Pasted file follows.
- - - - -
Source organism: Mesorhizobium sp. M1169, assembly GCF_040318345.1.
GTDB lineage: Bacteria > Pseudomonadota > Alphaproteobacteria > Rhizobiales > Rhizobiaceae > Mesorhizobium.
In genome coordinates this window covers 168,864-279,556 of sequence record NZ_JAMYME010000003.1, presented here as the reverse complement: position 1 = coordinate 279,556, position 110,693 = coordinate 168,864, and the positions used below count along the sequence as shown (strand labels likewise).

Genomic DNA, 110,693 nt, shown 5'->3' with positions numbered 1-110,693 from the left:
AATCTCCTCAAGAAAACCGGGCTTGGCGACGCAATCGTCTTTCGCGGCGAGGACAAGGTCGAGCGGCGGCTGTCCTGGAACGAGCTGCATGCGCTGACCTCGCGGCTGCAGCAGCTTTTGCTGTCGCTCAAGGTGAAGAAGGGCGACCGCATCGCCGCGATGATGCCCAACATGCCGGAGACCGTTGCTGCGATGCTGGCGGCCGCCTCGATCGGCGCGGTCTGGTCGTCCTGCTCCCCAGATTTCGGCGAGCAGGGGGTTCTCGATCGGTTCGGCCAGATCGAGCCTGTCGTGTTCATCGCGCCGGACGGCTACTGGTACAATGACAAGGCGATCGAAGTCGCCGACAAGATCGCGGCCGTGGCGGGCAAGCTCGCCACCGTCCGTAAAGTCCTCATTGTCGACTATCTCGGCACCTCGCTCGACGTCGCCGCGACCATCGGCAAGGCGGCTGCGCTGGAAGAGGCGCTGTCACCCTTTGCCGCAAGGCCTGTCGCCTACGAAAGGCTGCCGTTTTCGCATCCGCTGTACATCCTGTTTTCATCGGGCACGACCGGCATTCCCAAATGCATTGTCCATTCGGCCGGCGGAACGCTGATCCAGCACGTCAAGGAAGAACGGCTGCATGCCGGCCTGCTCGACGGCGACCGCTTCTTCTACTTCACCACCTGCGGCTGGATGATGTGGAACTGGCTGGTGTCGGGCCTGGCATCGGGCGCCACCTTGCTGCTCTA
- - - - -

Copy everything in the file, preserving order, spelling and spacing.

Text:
Source organism: Mesorhizobium sp. M1169, assembly GCF_040318345.1.
GTDB lineage: Bacteria > Pseudomonadota > Alphaproteobacteria > Rhizobiales > Rhizobiaceae > Mesorhizobium.
In genome coordinates this window covers 168,864-279,556 of sequence record NZ_JAMYME010000003.1, presented here as the reverse complement: position 1 = coordinate 279,556, position 110,693 = coordinate 168,864, and the positions used below count along the sequence as shown (strand labels likewise).

Genomic DNA, 110,693 nt, shown 5'->3' with positions numbered 1-110,693 from the left:
AATCTCCTCAAGAAAACCGGGCTTGGCGACGCAATCGTCTTTCGCGGCGAGGACAAGGTCGAGCGGCGGCTGTCCTGGAACGAGCTGCATGCGCTGACCTCGCGGCTGCAGCAGCTTTTGCTGTCGCTCAAGGTGAAGAAGGGCGACCGCATCGCCGCGATGATGCCCAACATGCCGGAGACCGTTGCTGCGATGCTGGCGGCCGCCTCGATCGGCGCGGTCTGGTCGTCCTGCTCCCCAGATTTCGGCGAGCAGGGGGTTCTCGATCGGTTCGGCCAGATCGAGCCTGTCGTGTTCATCGCGCCGGACGGCTACTGGTACAATGACAAGGCGATCGAAGTCGCCGACAAGATCGCGGCCGTGGCGGGCAAGCTCGCCACCGTCCGTAAAGTCCTCATTGTCGACTATCTCGGCACCTCGCTCGACGTCGCCGCGACCATCGGCAAGGCGGCTGCGCTGGAAGAGGCGCTGTCACCCTTTGCCGCAAGGCCTGTCGCCTACGAAAGGCTGCCGTTTTCGCATCCGCTGTACATCCTGTTTTCATCGGGCACGACCGGCATTCCCAAATGCATTGTCCATTCGGCCGGCGGAACGCTGATCCAGCACGTCAAGGAAGAACGGCTGCATGCCGGCCTGCTCGACGGCGACCGCTTCTTCTACTTCACCACCTGCGGCTGGATGATGTGGAACTGGCTGGTGTCGGGCCTGGCATCGGGCGCCACCTTGCTGCTCTA